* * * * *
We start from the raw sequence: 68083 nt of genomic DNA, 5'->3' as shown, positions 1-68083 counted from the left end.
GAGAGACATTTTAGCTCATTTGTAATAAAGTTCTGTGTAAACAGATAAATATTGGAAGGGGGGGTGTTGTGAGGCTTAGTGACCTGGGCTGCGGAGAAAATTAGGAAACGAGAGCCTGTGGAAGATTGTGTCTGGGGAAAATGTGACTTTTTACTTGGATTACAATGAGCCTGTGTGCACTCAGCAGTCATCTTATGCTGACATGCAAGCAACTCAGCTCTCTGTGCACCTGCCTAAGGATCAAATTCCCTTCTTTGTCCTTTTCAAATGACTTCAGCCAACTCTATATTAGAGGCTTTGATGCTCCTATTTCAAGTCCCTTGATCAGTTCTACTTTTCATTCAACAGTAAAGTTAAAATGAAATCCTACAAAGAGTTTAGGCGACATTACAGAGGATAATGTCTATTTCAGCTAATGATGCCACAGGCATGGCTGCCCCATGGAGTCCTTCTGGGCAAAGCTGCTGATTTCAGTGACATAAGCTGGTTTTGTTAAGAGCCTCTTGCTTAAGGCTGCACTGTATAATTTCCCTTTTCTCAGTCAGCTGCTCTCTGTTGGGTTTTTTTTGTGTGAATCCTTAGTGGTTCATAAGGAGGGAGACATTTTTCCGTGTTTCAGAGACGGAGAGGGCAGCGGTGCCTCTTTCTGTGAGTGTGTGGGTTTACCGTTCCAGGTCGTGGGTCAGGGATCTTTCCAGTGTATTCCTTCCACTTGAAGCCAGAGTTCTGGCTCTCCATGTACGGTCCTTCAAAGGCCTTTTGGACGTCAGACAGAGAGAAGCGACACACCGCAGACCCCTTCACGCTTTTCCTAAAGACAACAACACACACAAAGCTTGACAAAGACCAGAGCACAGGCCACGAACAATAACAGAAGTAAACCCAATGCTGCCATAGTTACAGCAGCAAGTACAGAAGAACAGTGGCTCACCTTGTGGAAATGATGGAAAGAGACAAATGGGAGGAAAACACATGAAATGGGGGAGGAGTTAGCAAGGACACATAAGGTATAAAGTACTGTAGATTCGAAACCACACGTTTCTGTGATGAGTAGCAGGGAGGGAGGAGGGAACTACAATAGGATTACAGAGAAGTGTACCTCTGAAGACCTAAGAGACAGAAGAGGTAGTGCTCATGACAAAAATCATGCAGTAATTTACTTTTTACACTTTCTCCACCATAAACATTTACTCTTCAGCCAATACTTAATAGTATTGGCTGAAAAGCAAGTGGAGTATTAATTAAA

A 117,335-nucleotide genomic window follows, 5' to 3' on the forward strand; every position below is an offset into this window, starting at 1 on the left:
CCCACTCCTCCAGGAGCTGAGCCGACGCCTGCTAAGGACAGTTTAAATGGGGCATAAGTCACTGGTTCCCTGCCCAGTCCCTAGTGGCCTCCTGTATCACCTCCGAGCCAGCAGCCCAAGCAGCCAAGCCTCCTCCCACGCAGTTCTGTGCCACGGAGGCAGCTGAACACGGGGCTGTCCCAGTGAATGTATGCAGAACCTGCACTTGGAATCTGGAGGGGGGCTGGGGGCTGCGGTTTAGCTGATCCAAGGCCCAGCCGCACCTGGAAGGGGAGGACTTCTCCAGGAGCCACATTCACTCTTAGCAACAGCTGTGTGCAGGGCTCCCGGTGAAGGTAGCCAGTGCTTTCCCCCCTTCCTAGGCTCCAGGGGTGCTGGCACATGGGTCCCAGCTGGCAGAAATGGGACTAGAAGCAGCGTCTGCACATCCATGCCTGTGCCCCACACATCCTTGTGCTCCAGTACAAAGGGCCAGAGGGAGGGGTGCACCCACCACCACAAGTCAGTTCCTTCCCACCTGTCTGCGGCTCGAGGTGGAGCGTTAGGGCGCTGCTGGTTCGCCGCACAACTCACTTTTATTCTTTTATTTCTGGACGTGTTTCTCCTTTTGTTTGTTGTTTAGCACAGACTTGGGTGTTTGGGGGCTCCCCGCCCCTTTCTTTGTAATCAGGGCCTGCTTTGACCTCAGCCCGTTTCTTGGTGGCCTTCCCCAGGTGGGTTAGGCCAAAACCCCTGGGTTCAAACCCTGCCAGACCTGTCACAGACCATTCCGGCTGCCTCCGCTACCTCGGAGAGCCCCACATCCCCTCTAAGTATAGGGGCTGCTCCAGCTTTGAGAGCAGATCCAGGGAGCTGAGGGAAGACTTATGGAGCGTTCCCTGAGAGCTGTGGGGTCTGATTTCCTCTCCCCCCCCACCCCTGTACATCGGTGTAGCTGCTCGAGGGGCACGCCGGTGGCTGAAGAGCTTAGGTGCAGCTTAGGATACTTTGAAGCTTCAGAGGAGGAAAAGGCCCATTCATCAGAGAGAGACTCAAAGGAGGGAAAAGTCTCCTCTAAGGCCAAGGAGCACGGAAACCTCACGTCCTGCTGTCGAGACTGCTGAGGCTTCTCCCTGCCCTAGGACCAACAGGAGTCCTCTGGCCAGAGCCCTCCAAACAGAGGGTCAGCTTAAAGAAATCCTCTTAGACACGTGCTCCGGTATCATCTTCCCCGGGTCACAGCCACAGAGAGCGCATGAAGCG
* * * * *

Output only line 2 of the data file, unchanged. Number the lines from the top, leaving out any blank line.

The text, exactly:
GAGAGACATTTTAGCTCATTTGTAATAAAGTTCTGTGTAAACAGATAAATATTGGAAGGGGGGGTGTTGTGAGGCTTAGTGACCTGGGCTGCGGAGAAAATTAGGAAACGAGAGCCTGTGGAAGATTGTGTCTGGGGAAAATGTGACTTTTTACTTGGATTACAATGAGCCTGTGTGCACTCAGCAGTCATCTTATGCTGACATGCAAGCAACTCAGCTCTCTGTGCACCTGCCTAAGGATCAAATTCCCTTCTTTGTCCTTTTCAAATGACTTCAGCCAACTCTATATTAGAGGCTTTGATGCTCCTATTTCAAGTCCCTTGATCAGTTCTACTTTTCATTCAACAGTAAAGTTAAAATGAAATCCTACAAAGAGTTTAGGCGACATTACAGAGGATAATGTCTATTTCAGCTAATGATGCCACAGGCATGGCTGCCCCATGGAGTCCTTCTGGGCAAAGCTGCTGATTTCAGTGACATAAGCTGGTTTTGTTAAGAGCCTCTTGCTTAAGGCTGCACTGTATAATTTCCCTTTTCTCAGTCAGCTGCTCTCTGTTGGGTTTTTTTTGTGTGAATCCTTAGTGGTTCATAAGGAGGGAGACATTTTTCCGTGTTTCAGAGACGGAGAGGGCAGCGGTGCCTCTTTCTGTGAGTGTGTGGGTTTACCGTTCCAGGTCGTGGGTCAGGGATCTTTCCAGTGTATTCCTTCCACTTGAAGCCAGAGTTCTGGCTCTCCATGTACGGTCCTTCAAAGGCCTTTTGGACGTCAGACAGAGAGAAGCGACACACCGCAGACCCCTTCACGCTTTTCCTAAAGACAACAACACACACAAAGCTTGACAAAGACCAGAGCACAGGCCACGAACAATAACAGAAGTAAACCCAATGCTGCCATAGTTACAGCAGCAAGTACAGAAGAACAGTGGCTCACCTTGTGGAAATGATGGAAAGAGACAAATGGGAGGAAAACACATGAAATGGGGGAGGAGTTAGCAAGGACACATAAGGTATAAAGTACTGTAGATTCGAAACCACACGTTTCTGTGATGAGTAGCAGGGAGGGAGGAGGGAACTACAATAGGATTACAGAGAAGTGTACCTCTGAAGACCTAAGAGACAGAAGAGGTAGTGCTCATGACAAAAATCATGCAGTAATTTACTTTTTACACTTTCTCCACCATAAACATTTACTCTTCAGCCAATACTTAATAGTATTGGCTGAAAAGCAAGTGGAGTATTAATTAAA